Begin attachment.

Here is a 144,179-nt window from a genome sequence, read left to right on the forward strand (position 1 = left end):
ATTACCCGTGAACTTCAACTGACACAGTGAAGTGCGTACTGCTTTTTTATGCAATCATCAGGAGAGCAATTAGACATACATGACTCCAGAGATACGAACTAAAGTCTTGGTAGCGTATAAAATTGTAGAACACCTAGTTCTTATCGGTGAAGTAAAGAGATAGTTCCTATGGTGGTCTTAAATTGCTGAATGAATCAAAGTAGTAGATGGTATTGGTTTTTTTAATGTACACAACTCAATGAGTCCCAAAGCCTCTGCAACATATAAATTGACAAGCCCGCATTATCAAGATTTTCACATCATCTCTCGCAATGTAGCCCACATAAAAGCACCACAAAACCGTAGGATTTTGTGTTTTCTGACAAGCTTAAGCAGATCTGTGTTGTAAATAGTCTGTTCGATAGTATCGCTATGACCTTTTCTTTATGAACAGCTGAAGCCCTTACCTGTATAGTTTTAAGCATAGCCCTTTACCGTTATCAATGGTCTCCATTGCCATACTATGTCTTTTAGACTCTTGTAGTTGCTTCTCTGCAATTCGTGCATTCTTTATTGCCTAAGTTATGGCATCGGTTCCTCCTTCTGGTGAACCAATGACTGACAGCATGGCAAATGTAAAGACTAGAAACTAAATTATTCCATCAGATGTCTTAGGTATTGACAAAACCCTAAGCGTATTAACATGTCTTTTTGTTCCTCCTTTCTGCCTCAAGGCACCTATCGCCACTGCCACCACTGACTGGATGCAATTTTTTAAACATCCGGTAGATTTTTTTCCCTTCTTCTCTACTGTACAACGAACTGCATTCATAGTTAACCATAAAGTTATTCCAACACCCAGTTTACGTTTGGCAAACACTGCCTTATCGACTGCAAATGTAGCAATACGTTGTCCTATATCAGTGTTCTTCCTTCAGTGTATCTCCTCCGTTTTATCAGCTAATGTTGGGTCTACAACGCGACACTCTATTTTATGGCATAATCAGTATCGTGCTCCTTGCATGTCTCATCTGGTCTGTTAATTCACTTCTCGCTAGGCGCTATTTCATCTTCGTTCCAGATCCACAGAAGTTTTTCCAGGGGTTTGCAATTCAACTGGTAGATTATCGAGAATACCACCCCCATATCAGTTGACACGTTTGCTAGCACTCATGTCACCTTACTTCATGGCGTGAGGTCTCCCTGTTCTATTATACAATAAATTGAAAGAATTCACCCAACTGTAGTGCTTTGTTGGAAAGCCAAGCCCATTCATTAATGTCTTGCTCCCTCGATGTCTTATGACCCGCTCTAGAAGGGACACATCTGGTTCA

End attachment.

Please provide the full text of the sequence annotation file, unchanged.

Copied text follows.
Here is a 144,179-nt window from a genome sequence, read left to right on the forward strand (position 1 = left end):
ATTACCCGTGAACTTCAACTGACACAGTGAAGTGCGTACTGCTTTTTTATGCAATCATCAGGAGAGCAATTAGACATACATGACTCCAGAGATACGAACTAAAGTCTTGGTAGCGTATAAAATTGTAGAACACCTAGTTCTTATCGGTGAAGTAAAGAGATAGTTCCTATGGTGGTCTTAAATTGCTGAATGAATCAAAGTAGTAGATGGTATTGGTTTTTTTAATGTACACAACTCAATGAGTCCCAAAGCCTCTGCAACATATAAATTGACAAGCCCGCATTATCAAGATTTTCACATCATCTCTCGCAATGTAGCCCACATAAAAGCACCACAAAACCGTAGGATTTTGTGTTTTCTGACAAGCTTAAGCAGATCTGTGTTGTAAATAGTCTGTTCGATAGTATCGCTATGACCTTTTCTTTATGAACAGCTGAAGCCCTTACCTGTATAGTTTTAAGCATAGCCCTTTACCGTTATCAATGGTCTCCATTGCCATACTATGTCTTTTAGACTCTTGTAGTTGCTTCTCTGCAATTCGTGCATTCTTTATTGCCTAAGTTATGGCATCGGTTCCTCCTTCTGGTGAACCAATGACTGACAGCATGGCAAATGTAAAGACTAGAAACTAAATTATTCCATCAGATGTCTTAGGTATTGACAAAACCCTAAGCGTATTAACATGTCTTTTTGTTCCTCCTTTCTGCCTCAAGGCACCTATCGCCACTGCCACCACTGACTGGATGCAATTTTTTAAACATCCGGTAGATTTTTTTCCCTTCTTCTCTACTGTACAACGAACTGCATTCATAGTTAACCATAAAGTTATTCCAACACCCAGTTTACGTTTGGCAAACACTGCCTTATCGACTGCAAATGTAGCAATACGTTGTCCTATATCAGTGTTCTTCCTTCAGTGTATCTCCTCCGTTTTATCAGCTAATGTTGGGTCTACAACGCGACACTCTATTTTATGGCATAATCAGTATCGTGCTCCTTGCATGTCTCATCTGGTCTGTTAATTCACTTCTCGCTAGGCGCTATTTCATCTTCGTTCCAGATCCACAGAAGTTTTTCCAGGGGTTTGCAATTCAACTGGTAGATTATCGAGAATACCACCCCCATATCAGTTGACACGTTTGCTAGCACTCATGTCACCTTACTTCATGGCGTGAGGTCTCCCTGTTCTATTATACAATAAATTGAAAGAATTCACCCAACTGTAGTGCTTTGTTGGAAAGCCAAGCCCATTCATTAATGTCTTGCTCCCTCGATGTCTTATGACCCGCTCTAGAAGGGACACATCTGGTTCA